Hesse was one of the authors who most excited us during the sixties — he seemed to present such illuminating glimpses into the new psychedelic worlds of the imagination that we were seeking and to some extent already experiencing. My enthusiasm has diminished a bit since that time, but I still like these three novels, each remarkable in its own way. Siddhartha is a tale of a young man’s spiritual journey in the time of Buddha. Steppenwolf is a more wild and conflicted modern psychological journey. The Glass Bead Game depicts an imaginary future society dedicated to subtle aesthetic-psychological-spiritual “games.”
      Note that The Glass Bead Game is a better translation (by Richard and Clara Winston) of the novel previously translated as Magister Ludi.


Bertolt Brecht, The Threepenny Opera; Stories of Mr. Keuner
 [1928, 1920s-1956]
      Breaking with the traditional practice of leftist propaganda, striving instead to provoke spectators into thinking for themselves by undermining the usual audience identification with hero and plot, Brecht is the founder of modern radical drama. In certain respects he anticipates the yet more radical attack on the spectacle-spectator relationship launched by the situationists.
      The Threepenny Opera (with music by Kurt Weill) is a bitter-sweet delight. Listen to the German-language recording (Die Dreigroschenoper) produced by Lotte Lenya and see the original film directed by G.W. Pabst (Brecht thought it distorted his work, but it’s still one of the all-time great films). There is also an interesting Threepenny Novel, which has some of the same characters as the Opera but a completely different plot and setting. The other great Brecht-Weill collaboration is The Rise and Fall of the City of Mahagonny.
      Of Brecht’s other plays, try Mother Courage, and perhaps also The Good Woman of Szechwan and The Life of Galileo.
      And don’t miss his superb little radical parables, Stories of Mr. Keuner. A few of them are online here.


Luigi Pirandello, Six Characters in Search of an Author
 [1921]
      This is another ground-breaking challenge to the traditional spectacle-spectator relation. Reading it or seeing it is a disorienting experience, you become utterly confused about what is real and what is the play.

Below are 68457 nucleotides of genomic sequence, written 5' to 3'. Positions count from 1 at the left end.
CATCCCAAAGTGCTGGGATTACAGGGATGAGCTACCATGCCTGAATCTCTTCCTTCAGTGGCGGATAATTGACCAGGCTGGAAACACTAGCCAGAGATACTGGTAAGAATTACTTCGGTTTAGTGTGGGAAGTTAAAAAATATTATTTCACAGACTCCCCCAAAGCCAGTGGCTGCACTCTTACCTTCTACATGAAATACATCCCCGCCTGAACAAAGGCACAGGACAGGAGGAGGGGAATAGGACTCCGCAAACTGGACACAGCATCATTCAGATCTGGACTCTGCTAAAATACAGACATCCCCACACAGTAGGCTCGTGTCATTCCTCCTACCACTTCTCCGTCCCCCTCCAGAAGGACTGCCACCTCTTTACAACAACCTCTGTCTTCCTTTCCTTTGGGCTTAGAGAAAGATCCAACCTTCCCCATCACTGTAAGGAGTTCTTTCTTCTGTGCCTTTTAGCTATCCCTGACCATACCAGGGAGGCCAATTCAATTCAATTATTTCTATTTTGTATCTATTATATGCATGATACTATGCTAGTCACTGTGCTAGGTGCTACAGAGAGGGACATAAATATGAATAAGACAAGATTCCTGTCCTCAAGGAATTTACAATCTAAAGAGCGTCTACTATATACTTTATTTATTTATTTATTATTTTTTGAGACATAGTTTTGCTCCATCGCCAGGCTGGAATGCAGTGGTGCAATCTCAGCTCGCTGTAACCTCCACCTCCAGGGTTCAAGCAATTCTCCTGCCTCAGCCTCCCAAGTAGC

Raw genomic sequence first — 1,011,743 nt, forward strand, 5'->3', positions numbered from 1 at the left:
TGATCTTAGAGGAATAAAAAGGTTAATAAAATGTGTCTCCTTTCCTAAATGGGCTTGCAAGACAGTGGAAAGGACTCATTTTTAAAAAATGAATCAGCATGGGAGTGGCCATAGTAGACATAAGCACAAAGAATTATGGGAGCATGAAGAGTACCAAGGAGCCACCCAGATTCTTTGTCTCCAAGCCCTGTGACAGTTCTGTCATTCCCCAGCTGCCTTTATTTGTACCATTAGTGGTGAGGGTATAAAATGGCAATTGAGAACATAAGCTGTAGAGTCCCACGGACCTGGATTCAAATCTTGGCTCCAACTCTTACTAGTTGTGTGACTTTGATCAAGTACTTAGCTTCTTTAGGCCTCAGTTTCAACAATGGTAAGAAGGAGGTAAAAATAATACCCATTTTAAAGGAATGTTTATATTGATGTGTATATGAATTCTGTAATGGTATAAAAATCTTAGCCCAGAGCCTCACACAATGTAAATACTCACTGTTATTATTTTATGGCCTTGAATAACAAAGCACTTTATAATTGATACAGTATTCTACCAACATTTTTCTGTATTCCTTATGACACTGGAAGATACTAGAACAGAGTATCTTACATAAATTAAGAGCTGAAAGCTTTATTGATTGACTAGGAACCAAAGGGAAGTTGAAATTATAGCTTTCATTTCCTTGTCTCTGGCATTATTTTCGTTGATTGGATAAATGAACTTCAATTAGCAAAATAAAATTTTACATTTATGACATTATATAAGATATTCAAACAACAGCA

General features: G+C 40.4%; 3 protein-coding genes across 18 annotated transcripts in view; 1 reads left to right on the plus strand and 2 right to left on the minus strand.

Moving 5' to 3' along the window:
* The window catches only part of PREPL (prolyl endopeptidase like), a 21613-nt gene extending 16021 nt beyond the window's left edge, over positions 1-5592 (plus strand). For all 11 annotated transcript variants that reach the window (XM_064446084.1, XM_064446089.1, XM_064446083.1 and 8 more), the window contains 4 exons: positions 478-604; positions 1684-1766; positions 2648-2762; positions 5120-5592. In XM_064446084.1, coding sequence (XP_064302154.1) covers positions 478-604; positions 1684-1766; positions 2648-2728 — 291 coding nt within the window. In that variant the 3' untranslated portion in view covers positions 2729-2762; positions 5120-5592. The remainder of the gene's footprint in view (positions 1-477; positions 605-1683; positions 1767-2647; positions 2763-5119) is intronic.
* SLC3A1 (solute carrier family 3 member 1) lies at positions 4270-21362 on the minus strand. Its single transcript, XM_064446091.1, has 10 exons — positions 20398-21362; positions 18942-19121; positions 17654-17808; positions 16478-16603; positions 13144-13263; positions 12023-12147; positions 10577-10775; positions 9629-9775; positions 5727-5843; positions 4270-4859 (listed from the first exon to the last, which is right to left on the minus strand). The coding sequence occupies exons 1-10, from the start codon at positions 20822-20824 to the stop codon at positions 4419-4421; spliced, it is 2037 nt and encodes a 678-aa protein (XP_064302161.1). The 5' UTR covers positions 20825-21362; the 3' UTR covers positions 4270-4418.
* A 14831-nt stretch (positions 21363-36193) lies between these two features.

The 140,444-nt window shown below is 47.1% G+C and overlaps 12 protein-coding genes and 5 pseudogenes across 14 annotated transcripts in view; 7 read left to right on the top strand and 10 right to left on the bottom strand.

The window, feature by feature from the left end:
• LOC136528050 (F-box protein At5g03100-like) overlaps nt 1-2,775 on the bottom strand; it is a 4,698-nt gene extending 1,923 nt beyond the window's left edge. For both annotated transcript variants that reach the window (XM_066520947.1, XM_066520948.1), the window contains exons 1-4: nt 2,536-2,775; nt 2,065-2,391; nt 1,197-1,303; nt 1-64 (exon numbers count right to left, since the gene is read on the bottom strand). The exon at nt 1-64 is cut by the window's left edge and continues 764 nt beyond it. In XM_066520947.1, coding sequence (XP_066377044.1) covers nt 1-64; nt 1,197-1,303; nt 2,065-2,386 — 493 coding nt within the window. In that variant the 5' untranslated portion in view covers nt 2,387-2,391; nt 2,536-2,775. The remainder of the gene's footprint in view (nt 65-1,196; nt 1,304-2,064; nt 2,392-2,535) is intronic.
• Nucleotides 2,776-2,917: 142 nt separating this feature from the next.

Jaroslav Hasek, The Good Soldier Svejk
 [1923]
      This hilarious novel, about a World War I soldier who gets by by being (or appearing to be — one is never quite sure which it is) a totally clueless klutz, is not only the best satire of war ever written, it’s a truly great picaresque and humanistic work, worthy of being set alongside Don Quixote or Gargantua and Pantagruel.
      Note: Get one of the “Svejk” translations: the earlier one with the name spelled “Schweik” is abridged and somewhat bowdlerized.


Robert Musil, The Man Without Qualities
 [1942]
      This immense unfinished work, a satirical “novel of ideas” set in Vienna in the years just before World War I, is distinctly more interesting than that other much-vaunted opus of the same period, The Magic Mountain. Musil’s book tackles more modern issues, and it tackles them in more modern ways. The narration goes off on all sorts of social, psychological and philosophical tangents. Sometimes it’s illuminating, sometimes it’s amusing, sometimes it seems cold and tedious. But I found it interesting enough that I recently reread the whole thing, and would have kept going if there had been more.
      If you decide to tackle it, get the new two-volume edition translated by Sophie Wilkins and Burton Pike, which includes all the posthumous material (Musil’s notes and drafts for later chapters, some presenting studies of the characters, some mulling over alternative directions that the plot might have taken).


Constantine Cavafy, Poems
 [1863-1932]
      Cavafy is a modern Greek-Alexandrian poet who seems to carry on the urbane, world-weary sensuality of classical Hellenism. Like many readers of my generation, I discovered him through Durrell’s Alexandria Quartet.
      I slightly prefer the Theoharis translation (entitled Before Time Could Change Them), but the other two, by Rae Dalven and by Keeley and Sherrard, are also fine.


Isaac Bashevis Singer, Novels and Stories
 [1904-1991]
      This Polish Yiddish writer who moved to America is one of the few modern fiction writers I’ve thoroughly enjoyed. I think he’s as great a storyteller as any of the classic masters of the past. He alternates between traditional life in the Jewish quarters of Poland (a tight-knit communal society dominated by religious and sometimes even magical themes) and contemporary Jewish life in New York City, where the characters are more secular, isolated and alienated.
      Try one of his story collections and see if you like him. The Collected Stories contains the cream of the crop.
      [Rexroth essay on Isaac Singer]

 



Section from Gateway to the Vast Realms: Recommended Readings from Literature to Revolution, by Ken Knabb (2004).